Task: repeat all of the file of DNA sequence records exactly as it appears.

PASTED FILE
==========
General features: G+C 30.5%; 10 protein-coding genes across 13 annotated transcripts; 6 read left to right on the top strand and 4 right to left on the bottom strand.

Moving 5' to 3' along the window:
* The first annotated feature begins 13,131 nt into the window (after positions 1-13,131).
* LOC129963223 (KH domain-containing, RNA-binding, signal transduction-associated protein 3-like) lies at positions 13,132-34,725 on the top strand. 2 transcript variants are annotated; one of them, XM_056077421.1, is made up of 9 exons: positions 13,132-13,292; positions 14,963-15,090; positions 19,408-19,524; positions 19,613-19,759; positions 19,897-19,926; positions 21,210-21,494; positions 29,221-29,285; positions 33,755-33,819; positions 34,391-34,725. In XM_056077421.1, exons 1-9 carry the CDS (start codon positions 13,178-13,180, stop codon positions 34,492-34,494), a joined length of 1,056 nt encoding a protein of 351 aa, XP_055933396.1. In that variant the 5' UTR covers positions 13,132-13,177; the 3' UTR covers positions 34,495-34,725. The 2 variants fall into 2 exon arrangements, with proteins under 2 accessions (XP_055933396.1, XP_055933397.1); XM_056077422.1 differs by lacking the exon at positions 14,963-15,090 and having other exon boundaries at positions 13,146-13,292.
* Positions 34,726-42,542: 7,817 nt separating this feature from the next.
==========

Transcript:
General features: G+C 30.5%; 10 protein-coding genes across 13 annotated transcripts; 6 read left to right on the top strand and 4 right to left on the bottom strand.

Moving 5' to 3' along the window:
* The first annotated feature begins 13,131 nt into the window (after positions 1-13,131).
* LOC129963223 (KH domain-containing, RNA-binding, signal transduction-associated protein 3-like) lies at positions 13,132-34,725 on the top strand. 2 transcript variants are annotated; one of them, XM_056077421.1, is made up of 9 exons: positions 13,132-13,292; positions 14,963-15,090; positions 19,408-19,524; positions 19,613-19,759; positions 19,897-19,926; positions 21,210-21,494; positions 29,221-29,285; positions 33,755-33,819; positions 34,391-34,725. In XM_056077421.1, exons 1-9 carry the CDS (start codon positions 13,178-13,180, stop codon positions 34,492-34,494), a joined length of 1,056 nt encoding a protein of 351 aa, XP_055933396.1. In that variant the 5' UTR covers positions 13,132-13,177; the 3' UTR covers positions 34,495-34,725. The 2 variants fall into 2 exon arrangements, with proteins under 2 accessions (XP_055933396.1, XP_055933397.1); XM_056077422.1 differs by lacking the exon at positions 14,963-15,090 and having other exon boundaries at positions 13,146-13,292.
* Positions 34,726-42,542: 7,817 nt separating this feature from the next.